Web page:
- That also explains why he was so short - he aged faster, so he didn't have time to grow.
Well, his life used to be much easier than it is when he first appears on the show. He complains about his obsolescence, having once had the honor of working as a diplomat with high-ranking politicians—and attending fancy dress parties, according to his diary in "Feud for Thought"—but later forced to work as a housekeeper/janitor. Also, the self-descriptive "Recruitment Ad" (in episode eight of season one) markets the Time Squad as an action-packed testosterone-fest and seems to imply that robots are rewards for the recruits rather than people in their own right. Larry obviously wouldn't be enticed to join such an organization...unless he was desperate to find work after all of Earth's countries combined into one "Super Nation." Even if he signed on board as a cook or a medic (which is most likely), he would have found little in common with the soldiers that populated the organization. Queen Jezebel III and friends were apparently comfortable with his cross-dressing, but the future's only remaining branch of the military would not permit such a habit; there was no real place for an effeminate male in Time Squad. Larry had probably lost his original cheerfulness by the time he was assigned to work with Tuddrussel, but their clashing personalities only aggravated the problem.
Developing a deep sense of sarcasm was Larry's way of toughening up as a result of losing his prominence as a diplomat, having to work in an organization without similarly effeminate peers, and dealing with a frustrated crush on an overly aggressive and childish teammate. That last point is particularly important because it explains his behavior in "Ex Marks the Spot." By then, Larry had decided to abandon (temporarily, it turned out) his sarcasm and follow the dictates of his original programming—a chipper, devoted housekeeper, which in turn was a refinement of his early domestic-servant programming as seen in "Larry Upgrade"—because he expected that Tuddrussel would like him more that way and acting on his affectionate feelings was less frustrating than suppressing them.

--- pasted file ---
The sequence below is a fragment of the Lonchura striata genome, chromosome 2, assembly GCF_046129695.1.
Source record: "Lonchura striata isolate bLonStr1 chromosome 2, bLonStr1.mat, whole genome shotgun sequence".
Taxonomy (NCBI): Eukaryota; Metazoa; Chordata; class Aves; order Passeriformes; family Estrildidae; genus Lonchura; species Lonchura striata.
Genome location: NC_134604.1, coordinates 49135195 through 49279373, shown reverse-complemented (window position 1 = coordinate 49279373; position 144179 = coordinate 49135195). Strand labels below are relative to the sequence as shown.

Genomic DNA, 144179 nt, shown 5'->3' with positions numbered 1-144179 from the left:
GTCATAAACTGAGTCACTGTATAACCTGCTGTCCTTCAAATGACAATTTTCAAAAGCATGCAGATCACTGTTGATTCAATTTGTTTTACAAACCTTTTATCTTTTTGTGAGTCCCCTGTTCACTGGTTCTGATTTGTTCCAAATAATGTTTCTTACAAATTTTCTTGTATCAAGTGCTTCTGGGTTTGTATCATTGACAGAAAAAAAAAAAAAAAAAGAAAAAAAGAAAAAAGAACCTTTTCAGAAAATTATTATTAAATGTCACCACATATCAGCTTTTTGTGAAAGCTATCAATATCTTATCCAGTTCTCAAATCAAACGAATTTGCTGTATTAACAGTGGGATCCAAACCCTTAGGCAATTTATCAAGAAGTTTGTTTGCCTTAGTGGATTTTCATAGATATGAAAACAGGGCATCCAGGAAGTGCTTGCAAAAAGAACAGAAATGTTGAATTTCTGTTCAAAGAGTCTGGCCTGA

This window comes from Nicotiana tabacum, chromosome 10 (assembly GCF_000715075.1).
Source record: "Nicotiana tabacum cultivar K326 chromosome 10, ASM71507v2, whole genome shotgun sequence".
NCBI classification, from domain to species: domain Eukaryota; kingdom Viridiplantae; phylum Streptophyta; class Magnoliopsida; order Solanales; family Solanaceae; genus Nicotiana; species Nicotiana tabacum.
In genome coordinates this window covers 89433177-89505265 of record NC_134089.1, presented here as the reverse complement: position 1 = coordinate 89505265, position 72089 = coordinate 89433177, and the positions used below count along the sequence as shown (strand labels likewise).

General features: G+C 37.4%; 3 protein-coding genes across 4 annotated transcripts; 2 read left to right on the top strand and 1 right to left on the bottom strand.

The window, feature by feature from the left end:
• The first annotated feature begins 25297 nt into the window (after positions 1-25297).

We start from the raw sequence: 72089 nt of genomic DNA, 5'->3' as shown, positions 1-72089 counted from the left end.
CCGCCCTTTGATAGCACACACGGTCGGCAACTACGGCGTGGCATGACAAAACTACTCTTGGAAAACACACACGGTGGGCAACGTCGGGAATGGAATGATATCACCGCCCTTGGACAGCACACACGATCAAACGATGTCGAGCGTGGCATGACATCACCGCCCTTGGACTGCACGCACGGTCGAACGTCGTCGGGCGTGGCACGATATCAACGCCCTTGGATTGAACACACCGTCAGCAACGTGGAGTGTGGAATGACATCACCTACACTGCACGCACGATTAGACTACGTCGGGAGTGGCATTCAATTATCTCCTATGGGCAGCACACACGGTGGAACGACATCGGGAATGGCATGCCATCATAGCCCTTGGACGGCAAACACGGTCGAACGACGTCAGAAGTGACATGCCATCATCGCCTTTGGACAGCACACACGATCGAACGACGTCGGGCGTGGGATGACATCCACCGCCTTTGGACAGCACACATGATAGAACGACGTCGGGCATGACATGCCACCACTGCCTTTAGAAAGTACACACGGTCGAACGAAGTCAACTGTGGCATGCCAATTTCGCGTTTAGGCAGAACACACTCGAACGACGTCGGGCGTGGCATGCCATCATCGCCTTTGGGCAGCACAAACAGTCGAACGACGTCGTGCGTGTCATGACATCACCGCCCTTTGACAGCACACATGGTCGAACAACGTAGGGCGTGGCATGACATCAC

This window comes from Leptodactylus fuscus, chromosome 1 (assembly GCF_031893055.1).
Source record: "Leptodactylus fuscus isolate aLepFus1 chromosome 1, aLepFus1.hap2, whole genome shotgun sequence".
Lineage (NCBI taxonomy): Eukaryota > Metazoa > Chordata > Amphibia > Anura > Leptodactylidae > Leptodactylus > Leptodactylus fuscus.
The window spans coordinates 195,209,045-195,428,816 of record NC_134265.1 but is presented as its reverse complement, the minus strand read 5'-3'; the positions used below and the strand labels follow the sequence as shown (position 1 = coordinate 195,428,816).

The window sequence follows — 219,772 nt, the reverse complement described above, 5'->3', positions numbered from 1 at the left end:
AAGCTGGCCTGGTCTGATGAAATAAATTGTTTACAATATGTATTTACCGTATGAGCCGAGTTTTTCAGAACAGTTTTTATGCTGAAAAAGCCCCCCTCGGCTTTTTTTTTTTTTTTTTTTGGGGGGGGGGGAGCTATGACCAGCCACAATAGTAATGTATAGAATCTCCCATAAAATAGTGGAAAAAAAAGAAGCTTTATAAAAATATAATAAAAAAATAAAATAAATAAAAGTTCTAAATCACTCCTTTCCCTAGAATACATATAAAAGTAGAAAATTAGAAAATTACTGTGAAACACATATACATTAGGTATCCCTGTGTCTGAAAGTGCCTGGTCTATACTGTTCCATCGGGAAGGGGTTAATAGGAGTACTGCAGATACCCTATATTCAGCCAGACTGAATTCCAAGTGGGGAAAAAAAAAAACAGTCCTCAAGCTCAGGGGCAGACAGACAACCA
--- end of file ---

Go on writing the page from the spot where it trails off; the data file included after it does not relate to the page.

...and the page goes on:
- Postscript: What was actually happening in "Ex Marks the Spot" was somewhat different from the hypothesis posted above. It wasn't extremely different, but Larry's motivation wasn't precisely to be open about his feelings....
- Stan and Tuddrussell are lantern-jawed officials who's a gun nut, impulsive, and not very bright
- Larry and Roger are gray, sarcastic, hedonistic, Camp Gay (with Roger, it zigzags — some episodes will have him attracted to men while others will have him attracted to women; with Larry, there is no zigzagging), effeminate, are nonhuman science fiction characters (Larry is a robot and Roger is an extraterrestrial), have dressed in drag on numerous occasions, and may or may not have a crush on the aforementioned lantern-jawed official,
- Otto and Steve are auburn-haired nerds with irritating voices.
All that's missing is the Blonde Republican Sex Kitten wife who used to be a teen rebel, the dark-haired political activist/hippie daughter, and the lecherous, evil goldfish who used to be an East German skiier (though the BRSK housewife and the political activist/hippie daughter can also apply to Larry as both "Larry Upgrade" and "Child's Play" show Larry as a housewife-type and an activist-type). On top of that, Time Squad got canceled in 2003 and American Dad premiered on FOX in 2005. It's too much of a coincidence to be a coincidence.
- Alternatively, that happens already, and they simply don't take him on those missions; he spends that time in the auto-learning educational holodeck covering topics other than history (and having misc. nonwork time so he doesn't exceed the maximum amount of work time per week rules for minors).
- They could just give such missions to a different Squad.
- There's always the possibility that he spends time between missions reading up on history that took place after they found him